My trip to Dublin to join the Summit Against Violent Extremism started with my running into a guy, on the airplane, with cornrows and tattoos. Knowing that the Summit included "formers," I was convinced that he was a former gang member going to the same conference, and I asked him as much. He gave me an odd look and said "no." It was an appropriate start to the trip, reminding me about the pitfalls of judging a book by its cover.
As I settled in for my trip and looked at the Summit guest list, I was surprised to feel a sense of unease. If anyone should have been open-minded going to the conference, it should have been me. I work with former gang members every day, and one of my friends from prior conferences is a former Muslim extremist who now runs a think tank in Britain. But, still, I had never met a skinhead or terrorist from Northern Ireland, former or not. The diversity of the attendees was extraordinary. A scene from the first Star Wars movie popped into my head -- the one in a bar full of odd and dangerous space creatures.
The Summit, hosted by Google Ideas, the Council on Foreign Relations and Tribeca Productions, was a gathering of survivors of violence, former extremists and gang members, policy wonks, techies, business people, and others interested in finding new ways to stop violence and give hope to youth everywhere. I found myself speaking with executives from Sesame Street and Google, then drinking Guinness with a former Nazi skinhead, then planning action items with former Muslim extremists, a State Department Official and former gang members. I got choked up speaking with an Israeli mother who lost a child to violence and who works with Palestinian mothers, as I described numerous Los Angeles mothers who have lost their own children to violence.
And I sat in awe as I listened to survivors of kidnappings, bombings, and the 9/11 attacks, as they exuded love and forgiveness for everyone, including the ones who caused their pain and injuries.
I have spent three years at my non-profit, A Better LA (www.abetterla.org), pursuing a theory that, to really stop street violence and give at-risk kids a chance, we have to empower people who used to cause the violence. They are in the best position to reach those who are so hard to reach, like kids who join gangs.
Everything we have seen keeps confirming that the theory is correct. We see homicides stopped regularly, kids who never would have been reached engaged in programs, and parks and streets transformed into safe places to play. A network of police officers and outreach workers -- most of whom were at one-time gang members -- now stretches across Los Angeles County to work toward their common goal of keeping kids safe. Even calling some of my colleagues "former gang members" is a little awkward. Their past hardly seems relevant to their current personality and all of the positive community activities they generate. And magic happens when we see our diverse team, made up of business leaders, social workers, psychologists and former enemies -- like rival gang members and police officers -- come together in unity.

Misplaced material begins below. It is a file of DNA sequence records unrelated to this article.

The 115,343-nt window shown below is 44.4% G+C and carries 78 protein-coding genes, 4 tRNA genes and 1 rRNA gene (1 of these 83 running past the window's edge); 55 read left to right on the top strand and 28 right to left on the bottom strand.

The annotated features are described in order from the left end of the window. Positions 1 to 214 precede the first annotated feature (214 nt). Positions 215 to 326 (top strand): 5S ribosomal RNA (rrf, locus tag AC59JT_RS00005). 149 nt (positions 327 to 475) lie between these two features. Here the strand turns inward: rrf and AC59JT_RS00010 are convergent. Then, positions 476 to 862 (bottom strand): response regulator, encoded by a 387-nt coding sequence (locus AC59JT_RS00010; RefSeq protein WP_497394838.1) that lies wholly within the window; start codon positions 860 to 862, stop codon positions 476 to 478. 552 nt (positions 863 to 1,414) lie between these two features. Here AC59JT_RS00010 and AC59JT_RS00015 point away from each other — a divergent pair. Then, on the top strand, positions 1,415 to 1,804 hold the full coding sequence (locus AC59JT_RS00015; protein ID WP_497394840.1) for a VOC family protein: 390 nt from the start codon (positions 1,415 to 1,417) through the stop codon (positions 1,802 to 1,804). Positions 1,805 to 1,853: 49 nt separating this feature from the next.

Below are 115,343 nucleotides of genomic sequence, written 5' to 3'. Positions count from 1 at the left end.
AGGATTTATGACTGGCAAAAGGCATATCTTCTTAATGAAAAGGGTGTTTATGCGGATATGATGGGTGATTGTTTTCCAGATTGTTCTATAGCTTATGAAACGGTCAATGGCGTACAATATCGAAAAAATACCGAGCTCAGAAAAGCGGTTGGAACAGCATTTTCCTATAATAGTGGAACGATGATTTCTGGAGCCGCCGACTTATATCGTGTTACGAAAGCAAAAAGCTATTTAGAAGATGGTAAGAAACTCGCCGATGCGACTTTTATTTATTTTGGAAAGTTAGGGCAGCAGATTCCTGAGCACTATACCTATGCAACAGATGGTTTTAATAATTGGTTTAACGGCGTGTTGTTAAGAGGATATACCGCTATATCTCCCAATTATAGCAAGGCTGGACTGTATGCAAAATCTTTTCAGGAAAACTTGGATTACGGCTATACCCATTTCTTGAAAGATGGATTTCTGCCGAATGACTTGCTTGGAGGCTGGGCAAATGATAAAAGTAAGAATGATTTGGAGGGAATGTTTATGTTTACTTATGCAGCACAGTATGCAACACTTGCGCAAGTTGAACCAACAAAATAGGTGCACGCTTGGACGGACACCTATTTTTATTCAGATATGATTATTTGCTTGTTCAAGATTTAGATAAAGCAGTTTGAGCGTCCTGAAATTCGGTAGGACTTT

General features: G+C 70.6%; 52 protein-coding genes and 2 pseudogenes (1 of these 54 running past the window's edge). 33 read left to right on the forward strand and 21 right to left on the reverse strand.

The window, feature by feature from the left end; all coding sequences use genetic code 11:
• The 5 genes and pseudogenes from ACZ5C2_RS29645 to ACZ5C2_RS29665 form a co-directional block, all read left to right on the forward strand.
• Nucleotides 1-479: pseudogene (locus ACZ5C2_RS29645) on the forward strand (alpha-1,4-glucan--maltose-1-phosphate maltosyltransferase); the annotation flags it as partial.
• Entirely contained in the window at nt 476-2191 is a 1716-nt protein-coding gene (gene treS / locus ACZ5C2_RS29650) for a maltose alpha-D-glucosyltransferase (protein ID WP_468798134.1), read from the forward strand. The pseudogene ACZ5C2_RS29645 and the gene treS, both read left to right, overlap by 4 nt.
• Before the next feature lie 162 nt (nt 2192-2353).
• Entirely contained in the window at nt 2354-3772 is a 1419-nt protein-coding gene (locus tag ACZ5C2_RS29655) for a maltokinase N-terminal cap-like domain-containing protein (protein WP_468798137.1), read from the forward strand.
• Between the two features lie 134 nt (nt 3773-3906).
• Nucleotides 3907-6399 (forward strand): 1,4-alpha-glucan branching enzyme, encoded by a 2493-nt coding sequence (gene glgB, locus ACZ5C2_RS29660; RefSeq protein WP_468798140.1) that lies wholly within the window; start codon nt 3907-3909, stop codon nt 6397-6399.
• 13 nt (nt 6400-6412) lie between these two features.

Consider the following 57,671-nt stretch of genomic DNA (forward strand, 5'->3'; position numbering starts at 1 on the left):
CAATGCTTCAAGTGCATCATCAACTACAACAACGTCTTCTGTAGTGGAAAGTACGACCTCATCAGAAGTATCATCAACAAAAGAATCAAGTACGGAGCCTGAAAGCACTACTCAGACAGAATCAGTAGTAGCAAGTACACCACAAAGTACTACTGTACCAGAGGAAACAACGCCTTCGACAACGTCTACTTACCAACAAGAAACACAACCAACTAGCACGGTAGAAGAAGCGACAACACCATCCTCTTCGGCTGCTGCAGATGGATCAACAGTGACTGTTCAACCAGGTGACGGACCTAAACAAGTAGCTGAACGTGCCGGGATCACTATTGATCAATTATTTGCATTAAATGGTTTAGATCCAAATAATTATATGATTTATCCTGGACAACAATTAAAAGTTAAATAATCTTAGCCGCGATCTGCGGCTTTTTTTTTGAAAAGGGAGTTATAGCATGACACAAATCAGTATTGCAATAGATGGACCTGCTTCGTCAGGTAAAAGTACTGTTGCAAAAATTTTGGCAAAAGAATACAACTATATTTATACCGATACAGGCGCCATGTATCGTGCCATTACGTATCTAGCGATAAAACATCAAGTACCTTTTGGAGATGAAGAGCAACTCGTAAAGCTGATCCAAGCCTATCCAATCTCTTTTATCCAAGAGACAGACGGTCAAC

So it felt incredibly reaffirming to see others, like the former President of Columbia (Alvaro Uribe) and the CEO of Google provide a platform to highlight the importance of formers. And everything I heard there confirmed that the theory is correct.
One premise of the conference was that there are common elements to most extremist stories. People, after all, are people. The child surrounded by poverty and hate who gains a sense of belonging and identity in an LA street gang, is not that different from the wealthy child surrounded by hate who finds a sense of belonging and identity from the Muslim extremist messaging; is not that different from the middle class child who grew up in an abusive home who found a purpose with white supremacy groups. The emotion is the same. The recruitment method of preying on lost kids is the same. The irrational mission with a clear sense of "us" versus "them" is the same. Through this lens, the issue changes from figuring out how to crush scary bad guys, to figuring out how to protect vulnerable kids.
And if key elements of the problem are the same, then it stands to reason that there are some key, common elements to the solution. For example, if former gang members can be effective in changing the messaging that inner-city kids are getting from gangs, perhaps former Muslim extremists can be a credible voice to change the hateful narrative bombarding Muslim children.
It is a fascinating premise, one that I have believed for years and believe more strongly after this experience. And it makes our work in Los Angeles all the more important. We may be working on more than keeping LA communities safe. We may be working on a formula that could keep nations safe.
And my unease? It quickly disappeared. People are people. People can change for the better. I see it every day in LA and I saw it at the Summit. There was not a hint of tension or awkwardness in the room of 200 people, many who would have been enemies, strangers and/or considered monsters not long ago.
I don't really know where this journey will end, but I know I can't stop pursuing the premise until I confirm whether there is a new, better and more sustainable way to prevent violence everywhere. The faces and voices of the victims I met in Dublin, and of those I know in Los Angeles, won't let me.